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Gardens are not made by singing 'Oh, how beautiful,' and sitting in the shade.
Bateman's (East Sussex, England)
Member Name: cmh4135
Bateman's (East Sussex, England)
Advantages: A reasonably compact property, packed with interest for Kipling fans
Disadvantages: Not fully accessible for the less able.
Mention the words "National Trust" and you'll likely get a variety of responses but one response is likely to be "oh yes, they of the stuffy houses and posh gardens oft frequented by late middle-aged, middle class bores". OK, maybe the language might not be that florid but the sentiment stands. Well, once, maybe this was the case, but the NT is changing and over the last few years has made a real effort to be less stuffy and far more accessible to all, so much so that we carried on a family tradition and bought my son life membership of the NT for his 5th birthday.
Bateman's is typical of many trust properties, a fine house and extensive manicured gardens - what was I just saying?! - but has much to offer all ages and interests. Situated in Burwash, East Sussex, not far from the historical towns of Rye and Battle, Bateman's is ideally placed to form part of a long weekend away (as we did) or a break from some of the more traditional seaside haunts of Hastings, Camber and, at a push, Eastbourne. It's a venue most easily accessed by car (and is clearly signposted) but there's also a station at Etchingham, around 3 miles from Bateman's with a bus service to Burwash (but you'll still be left with a bit of a walk and the busses are not that frequent!).
There's a large-ish car park on site (with facilities for bikes) and from the car park it's a short stroll to the ticket office and public conveniences. We were there on a July Sunday afternoon, arriving around 2.45pm. The car park at that stage was fairly full and we ended up in the overflow field, taking the space of a departing car. There was an event on over the weekend we visited and this might have contributed to increased visitor numbers but nonetheless the journey to the ticket office was easy, level and short making it one of the more accessible properties in the area.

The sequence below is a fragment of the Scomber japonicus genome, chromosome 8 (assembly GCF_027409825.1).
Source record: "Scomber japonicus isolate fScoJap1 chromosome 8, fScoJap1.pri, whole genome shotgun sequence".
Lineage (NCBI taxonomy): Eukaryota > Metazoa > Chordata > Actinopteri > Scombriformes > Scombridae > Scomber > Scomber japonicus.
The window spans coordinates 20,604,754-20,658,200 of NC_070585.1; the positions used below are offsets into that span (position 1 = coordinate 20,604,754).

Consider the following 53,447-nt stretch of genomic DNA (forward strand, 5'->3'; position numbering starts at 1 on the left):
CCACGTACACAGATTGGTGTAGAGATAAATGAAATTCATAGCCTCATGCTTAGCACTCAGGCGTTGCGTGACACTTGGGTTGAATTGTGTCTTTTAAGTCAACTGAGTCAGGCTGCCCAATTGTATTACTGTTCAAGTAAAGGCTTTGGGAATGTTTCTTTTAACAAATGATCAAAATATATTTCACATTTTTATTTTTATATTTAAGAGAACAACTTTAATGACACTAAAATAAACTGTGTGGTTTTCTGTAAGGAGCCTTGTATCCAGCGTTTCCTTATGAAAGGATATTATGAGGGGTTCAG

On entering the property you are immediately met with a fairly formal garden which is home to a myriad of fruit trees and vegetable plots. For such a utility garden it is surprisingly attractive and a rather unusual first sight. From here it is a short path that takes you to the buildings that for many hold the most interest. Bateman's was once home to literary great, Rudyard Kipling, and it was here that he made house with his American wife, Carrie. Whilst the allure of Kipling makes Bateman's interesting the actual house far pre-dates Kipling's acquisition of it in 1902. The house dates, according to the engraving above the main door, to 1634. It is Jacobean in style and desparately attractive, being neither too large or grandiose to stop you from thinking "I could live here!". Unfortunately, for me, the allure of the house was to the exterior only, once inside I found it rather dark and oppressive in the main.
For those interesting in Kipling, his life and works, the house contains many exhibits and curios. There are some particularly nice illustrations inspired by what is perhaps one of his most famous works, The Jungle Book. Kipling's car, a wonderful Royal blue Phantom Rolls Royce, is also on display at the property in the garage.
Throughout the house (and gardens) printed guides are available telling you more about the property and exhibits. There are also, as with all NT properties, room guides who hold in their heads so much information about the property. All were helpful and clearly enthusiastic about their roles, imparting knowledge and answering questions. The NT seem to be making a concerted effort to remove ropes and barriers from properties and to allow visitors to interact with exhibits as much as possible. At Bateman's the ability to interact is fairly limited but there were some hands-on games and toys in Kipling's daughter's bedroom which amused many of the children.
Bateman's is also home to a working watermill. The mill is run on occasion (Wednesdays and Saturdays at the time of writing) and still grinds grain to flour which can be purchased on site. The mill is reasonably accessible to all who are able to climb stairs and is set out over two floors. Even when not in operation it is still easy to see how the mill works and a great place to educate kids.